That water is essential to planetary well-being is undeniable. It is indisputable that securing water for different uses provides countries with socio-economic development. However, investing in water resource development is still challenging for governments and corporations worldwide. Energy has alternatives (solar, wind, nuclear, etc.), but there is NO substitute for water. Water demand is projected to grow by 55 percent by 2050 (including a 400% rise in manufacturing water demand). By 2050, 1 in 5 developing countries will face water shortages. Today, the challenge of water security is global and growing. The criticality of this challenge is reflected in the World Economic Forum’s 2015 Global Risks Report, in which water is ranked as the global risk with the single most significant potential impact on economies over the next ten years. Reduced freshwater availability and competition from other uses — such as energy and agriculture — could reduce water availability in cities by as much as two-thirds by 2050, compared to 2015. Together, global water use, storage, and distribution — and the lack of wastewater treatment — contribute 10% of global greenhouse gas (GHG) emissions, making it key to the net-zero transition. Reflecting the value of water in investment decisions and disclosing exposure and vulnerability to water-related risks in investment portfolios could further help align the financial sector with water security objectives.
According to Wood Mackenzie, Global GDP is projected to reach $170 trillion by 2050. A World Bank report on Climate Change and Water suggests that investing in global water security mitigates the potential loss of up to 6% or $10.2 trillion of global GDP per year.
There are two critical aspects of financing water security for the future. By far, the most considerable amount is what must be financed by governments and municipalities to support water extraction, delivery, and sanitation. The OECD estimates investment needed until 2030 to achieve SDG 6 is approximately $1.7 trillion (3 times the current spending).
Moreover, this represents only a fraction of the water investment agenda: projections of global financing needs forwater infrastructure range from $6.7 trillion by 2030 to $22.6 trillion by 2050, and these figures do not cover the development of water resources for irrigation or energy (they are wrapped into the clean energy investment estimates.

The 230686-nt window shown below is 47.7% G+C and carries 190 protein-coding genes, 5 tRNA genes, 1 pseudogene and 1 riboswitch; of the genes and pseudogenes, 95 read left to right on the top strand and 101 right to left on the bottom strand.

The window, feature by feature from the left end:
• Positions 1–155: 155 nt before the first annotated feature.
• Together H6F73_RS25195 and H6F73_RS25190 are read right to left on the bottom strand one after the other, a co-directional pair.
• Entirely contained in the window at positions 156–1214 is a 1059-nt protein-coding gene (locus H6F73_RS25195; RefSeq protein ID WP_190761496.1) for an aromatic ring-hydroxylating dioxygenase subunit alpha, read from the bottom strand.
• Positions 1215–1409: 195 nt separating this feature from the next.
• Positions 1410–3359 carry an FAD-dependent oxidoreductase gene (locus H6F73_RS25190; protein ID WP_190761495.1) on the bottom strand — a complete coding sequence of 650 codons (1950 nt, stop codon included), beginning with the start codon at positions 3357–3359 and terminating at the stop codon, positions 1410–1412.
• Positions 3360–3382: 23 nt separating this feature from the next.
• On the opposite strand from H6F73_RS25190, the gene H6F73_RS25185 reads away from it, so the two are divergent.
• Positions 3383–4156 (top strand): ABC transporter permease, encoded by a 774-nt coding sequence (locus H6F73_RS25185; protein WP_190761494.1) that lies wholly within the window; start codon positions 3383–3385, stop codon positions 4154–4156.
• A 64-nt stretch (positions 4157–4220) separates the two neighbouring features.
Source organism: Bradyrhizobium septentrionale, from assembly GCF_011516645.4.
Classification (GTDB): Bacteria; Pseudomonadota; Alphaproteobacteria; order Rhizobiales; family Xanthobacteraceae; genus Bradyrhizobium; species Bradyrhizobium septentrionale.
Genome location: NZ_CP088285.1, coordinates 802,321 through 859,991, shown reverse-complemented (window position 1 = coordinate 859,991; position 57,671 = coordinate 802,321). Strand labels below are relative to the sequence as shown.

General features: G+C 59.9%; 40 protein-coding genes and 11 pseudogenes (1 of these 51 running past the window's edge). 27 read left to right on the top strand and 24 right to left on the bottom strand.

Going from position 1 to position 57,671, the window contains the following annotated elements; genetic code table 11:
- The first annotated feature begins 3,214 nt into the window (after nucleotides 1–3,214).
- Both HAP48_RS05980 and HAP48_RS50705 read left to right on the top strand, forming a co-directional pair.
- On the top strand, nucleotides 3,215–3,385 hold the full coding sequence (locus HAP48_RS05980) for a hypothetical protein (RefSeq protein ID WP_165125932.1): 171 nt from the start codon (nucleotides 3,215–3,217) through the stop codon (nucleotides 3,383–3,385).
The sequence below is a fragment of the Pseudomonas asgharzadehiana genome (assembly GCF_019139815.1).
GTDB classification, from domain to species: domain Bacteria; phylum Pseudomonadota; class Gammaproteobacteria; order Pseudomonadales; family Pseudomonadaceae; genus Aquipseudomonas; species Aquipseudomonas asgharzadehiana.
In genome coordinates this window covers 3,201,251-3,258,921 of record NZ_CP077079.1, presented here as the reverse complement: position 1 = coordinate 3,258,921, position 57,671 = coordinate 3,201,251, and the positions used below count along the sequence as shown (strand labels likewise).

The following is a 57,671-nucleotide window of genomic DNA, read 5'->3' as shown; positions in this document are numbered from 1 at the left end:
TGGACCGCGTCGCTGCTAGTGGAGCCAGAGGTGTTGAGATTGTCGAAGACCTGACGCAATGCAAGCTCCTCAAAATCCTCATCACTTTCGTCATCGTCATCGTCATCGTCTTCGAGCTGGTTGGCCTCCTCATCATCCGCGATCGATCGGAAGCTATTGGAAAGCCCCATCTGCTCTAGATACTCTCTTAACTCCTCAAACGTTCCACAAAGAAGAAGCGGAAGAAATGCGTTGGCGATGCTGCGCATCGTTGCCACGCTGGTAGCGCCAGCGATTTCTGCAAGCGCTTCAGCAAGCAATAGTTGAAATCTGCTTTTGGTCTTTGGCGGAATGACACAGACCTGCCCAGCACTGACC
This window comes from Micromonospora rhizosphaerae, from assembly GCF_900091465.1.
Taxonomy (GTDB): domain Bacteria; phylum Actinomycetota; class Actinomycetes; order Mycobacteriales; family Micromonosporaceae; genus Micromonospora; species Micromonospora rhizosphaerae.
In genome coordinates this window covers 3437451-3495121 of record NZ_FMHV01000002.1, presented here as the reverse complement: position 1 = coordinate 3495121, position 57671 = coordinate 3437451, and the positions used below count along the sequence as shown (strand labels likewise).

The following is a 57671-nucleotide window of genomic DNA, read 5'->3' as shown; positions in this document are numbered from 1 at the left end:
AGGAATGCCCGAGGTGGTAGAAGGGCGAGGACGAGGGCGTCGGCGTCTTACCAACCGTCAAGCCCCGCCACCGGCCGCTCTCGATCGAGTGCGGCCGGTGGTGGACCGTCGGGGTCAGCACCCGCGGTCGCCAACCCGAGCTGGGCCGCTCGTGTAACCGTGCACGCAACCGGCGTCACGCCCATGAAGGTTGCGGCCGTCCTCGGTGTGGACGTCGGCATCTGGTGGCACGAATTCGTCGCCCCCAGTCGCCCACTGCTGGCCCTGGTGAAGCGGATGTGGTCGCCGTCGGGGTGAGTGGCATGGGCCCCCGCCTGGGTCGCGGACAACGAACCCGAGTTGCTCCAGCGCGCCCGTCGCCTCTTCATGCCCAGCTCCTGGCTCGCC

TheIMPACT Sept. 28, 2022 episode – Alicia Nieves talks with Thomas Schumann, founder of Thomas Schumann Capital, about reviving America’s Water System with traditional and alternative bundling. Thomas expounds on achieving the UN’s Sustainable Development Goal 6, the connection of the water crisis to the climate crisis.
Food and water use are inextricably linked, of course. Agriculture is rapidly draining aquifers and surface water reserves worldwide; in most countries, agricultural pollution is the leading cause of water degradation. According to a Ceres report, Feeding Ourselves Thirsty, it is noted that crop irrigation accounts for 75% of total consumptive use of water in the United States, with most of it, used to grow crops for livestock. As the single water user across the nation, irrigation for cattle feed crops is the leading cause of water depletion in a third of all western U.S. sub-watersheds.
“We must invest in companies innovating to shift the global food and water supply system away from industries that use disproportionate amounts of precious resources of land and water if we are to have enough resources to feed a growing global population of almost 10 billion by 2050,” says Elysabeth Alfano, CEO of VegTech™ Invest, Advisor to the world’s only Plant-based Innovation ETF, EATV.
From a corporate investment perspective, the numbers are smaller but still material in terms of impact on corporate earnings in the future. “There is a compelling economic case for investment in water. The benefits from strategic investment in water security could exceed hundreds of billions of dollars annually.” The recent analysis provides a partial estimate of global economic losses related to water insecurity, which are nearly $500 billion per year. Taking action on water risks is essential for climate action and makes business sense. That is the business and investment case for Global Water Security. This issue has yet to include establishing a fair price for Water that the Global Commission on Economics on Water is working on. A price for water and creating a water credit similar to the carbon credit ensures additional upside for investing in global water security.
Thomas Schumann Capital creates and sponsors public and private equity investment products for Global Water Security. TSC also supports Project Greenland, which offers large-scale freshwater, industrial- and agricultural water export from the world’s Water-richest region Greenland to the water-stressed areas such as Texas, California, Europe, and MENA.
Additionally, Thomas Schumann is a global founding signatory of Ceres’ Valuing Water Finance Initiative, which represents $9.8 trillion in assets under management that seeks to qualify/quantify Water Risk in equities. Thomas Schumann also partners with UN-Water, World Economic Forum, Council for Inclusive Capitalism, and the Global Islamic Impact Investment Forum to accelerate Global Water Security and UN SDG6 in capital markets for 7.8 billion stakeholders. Find further information here.
Thomas Schumann, a sustainability pioneer, innovator and steward at the Council for Inclusive Capitalism. He is the founder of Thomas Schumann Capital and globally recognized advocate of global water security.
Kübra Koldemir is a founding partner at SustainFinance. She has written numerous sustainability articles that have been published in various global publications. She holds an additional position as a sustainability researcher at Argüden Governance Academy.